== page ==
Do Selye's mammalian "GAS" concept and "Co-stress" response exist in plants?

Y. Y. Leshem, P. J.C. Kuiper, L. Erdei, S. Lurie, R. Perl-Treves

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Converging data indicate the possible existence of a general adaptation syndrome (GAS) in which different types of stress evoke identical coping mechanisms. In Selyean terms, this implies a "co-stress" response whereby one type of stress resistance may impart co-resistance to others. Common coping denominators may be physiological or morphological. The former include oxy-free radical scavenging, osmoregulation, ABA, jasmonates, chaperones, HSPs, and phytochelatins. Morphological GAS adaptations include leaf pubescence, movements and stance, and rooting characteristics. The feasibility, with certain reservations, of the GAS hypothesis is discussed here.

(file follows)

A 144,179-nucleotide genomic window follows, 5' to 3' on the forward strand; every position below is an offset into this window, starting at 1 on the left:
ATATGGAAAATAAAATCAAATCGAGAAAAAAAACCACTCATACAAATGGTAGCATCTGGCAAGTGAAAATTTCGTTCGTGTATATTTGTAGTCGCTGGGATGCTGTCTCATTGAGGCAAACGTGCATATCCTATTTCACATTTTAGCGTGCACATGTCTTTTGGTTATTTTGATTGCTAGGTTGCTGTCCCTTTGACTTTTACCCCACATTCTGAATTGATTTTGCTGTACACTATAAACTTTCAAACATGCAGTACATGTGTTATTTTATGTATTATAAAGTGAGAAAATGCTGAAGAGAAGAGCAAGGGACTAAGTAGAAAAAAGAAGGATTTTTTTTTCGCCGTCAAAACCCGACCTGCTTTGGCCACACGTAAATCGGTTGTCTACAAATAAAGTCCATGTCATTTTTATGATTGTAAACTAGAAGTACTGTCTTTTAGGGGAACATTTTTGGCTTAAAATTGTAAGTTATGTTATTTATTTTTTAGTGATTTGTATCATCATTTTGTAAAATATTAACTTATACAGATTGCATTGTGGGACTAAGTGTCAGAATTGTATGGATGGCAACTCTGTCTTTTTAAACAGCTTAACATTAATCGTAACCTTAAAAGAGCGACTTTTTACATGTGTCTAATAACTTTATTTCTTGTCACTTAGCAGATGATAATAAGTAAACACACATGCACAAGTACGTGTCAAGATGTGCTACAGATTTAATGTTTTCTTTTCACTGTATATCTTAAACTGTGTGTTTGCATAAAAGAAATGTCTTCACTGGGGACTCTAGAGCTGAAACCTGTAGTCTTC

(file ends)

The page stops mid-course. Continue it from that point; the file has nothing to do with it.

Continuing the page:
Original languageEnglish
Pages (from-to)199-208
Number of pages10
JournalAnnals of the New York Academy of Sciences
Publication statusPublished - Jan 1 1998


ASJC Scopus subject areas

  • Neuroscience(all)
  • Biochemistry, Genetics and Molecular Biology(all)
  • History and Philosophy of Science

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